by Brian Whitaker
Originally published in Middle East International, 14 September, 2001
THE apparently routine abduction of a German diplomat in Yemen has turned into one of the longest and oddest kidnappings in a kidnap-prone country.
Rainer Berns, a 55-year-old commercial attache at the German embassy was seized by gunmen in the capital, Sana’a, on July 27 and was still being held as MEI went to press.
Sana’a is usually considered safe for foreigners but, as restrictions on travel make kidnapping in wilder areas more difficult, the hostage-takers are clearly becoming bolder. Mr Berns is the third person to be kidnapped in the city in the last 18 months.
At first Mr Berns’ disappearance looked like a normal tribal kidnapping of the kind that typically lasts no more than a couple of weeks. His captors came from the oil-producing province of Marib and belonged to the Jahm tribe which has been been implicated in several recent kidnappings.
But then it emerged that the two leading figures in the kidnap, Ahmed Ali Ali al-Zaidi and his brother, Mohammed Ali Ali al-Zaidi, are supporters of Islamic Jihad, the militant organisation formed by veterans of the Afghan war.
They have made none of the familiar demands in tribal kidnappings - such as government jobs and better local facilities - and although it is unclear precisely what they want, their expectations seem unrealistically high.
Reports in the Yemeni press say they have asked for a million-dollar ransom (now, apparently, reduced to $100,000), for the release of suspects awaiting trial in connection with the bombing of USS Cole last year and, more recently, for the release of four men jailed for bombing the British embassy.
Security forces have sealed off the Zaidi brothers’ home district, Serwah in Marib, but mediation has proved difficult because the brothers have not been located. Some reports say they are using satellite phones to avoid detection.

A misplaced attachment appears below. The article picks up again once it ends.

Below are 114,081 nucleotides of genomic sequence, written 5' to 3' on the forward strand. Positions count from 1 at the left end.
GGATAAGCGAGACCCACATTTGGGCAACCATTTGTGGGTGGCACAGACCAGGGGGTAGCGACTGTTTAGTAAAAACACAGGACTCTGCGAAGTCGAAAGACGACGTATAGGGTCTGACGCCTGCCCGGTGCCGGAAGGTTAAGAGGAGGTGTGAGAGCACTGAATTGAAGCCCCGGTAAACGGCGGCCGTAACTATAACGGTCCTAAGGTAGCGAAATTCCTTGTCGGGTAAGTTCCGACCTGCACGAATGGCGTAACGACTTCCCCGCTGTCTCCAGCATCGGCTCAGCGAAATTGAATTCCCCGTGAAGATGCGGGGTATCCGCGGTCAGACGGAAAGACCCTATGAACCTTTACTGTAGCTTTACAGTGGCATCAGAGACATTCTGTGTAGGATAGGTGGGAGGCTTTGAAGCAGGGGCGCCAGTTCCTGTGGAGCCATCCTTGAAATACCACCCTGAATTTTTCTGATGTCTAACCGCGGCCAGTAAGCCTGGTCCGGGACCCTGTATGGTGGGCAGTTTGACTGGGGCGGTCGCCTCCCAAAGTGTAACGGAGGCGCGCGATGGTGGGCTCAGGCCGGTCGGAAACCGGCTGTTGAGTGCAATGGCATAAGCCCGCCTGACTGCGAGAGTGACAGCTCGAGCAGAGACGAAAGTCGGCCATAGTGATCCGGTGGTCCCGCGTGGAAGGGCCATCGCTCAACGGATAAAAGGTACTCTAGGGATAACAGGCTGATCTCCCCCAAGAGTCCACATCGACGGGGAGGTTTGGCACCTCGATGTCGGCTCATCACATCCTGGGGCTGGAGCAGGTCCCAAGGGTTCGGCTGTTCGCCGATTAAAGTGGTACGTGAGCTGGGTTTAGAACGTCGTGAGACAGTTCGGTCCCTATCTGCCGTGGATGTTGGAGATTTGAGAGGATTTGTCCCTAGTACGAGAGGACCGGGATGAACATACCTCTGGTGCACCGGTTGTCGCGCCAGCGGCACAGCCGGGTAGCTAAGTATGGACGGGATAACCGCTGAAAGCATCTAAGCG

The Jahm tribe has now formally outlawed the kidnappers and has provided the government with 18 hostages, including close relatives of the Zaidi brothers and several sheikhs.
The intention of this was to step up pressure to hand over the hostage but, in the view of some observers, it is more likely to increase the kidnappers’ desperation and the risk of a tragic outcome.
The kidnappers now have nothing to lose: their own tribe will not shelter them and they are likely to be executed if caught. Latest reports suggest they have added a new demand to their list: safe passage out of the country, preferably to Afghanistan.
Meanwhile, President Ali Abdullah Salih has issued a decree dismissing 20 judges for corruption. More than 100 others are to retire.
Yemeni sources said the move is one of the administrative reforms recommended by the World Bank, with the aim of creating an impartial judiciary which would make Yemen more conducive to foreign investors.
There is some scepticism as to whether the plan will succeed because the problem is not just one of corrupt judges but of litigants who insist on bribing them.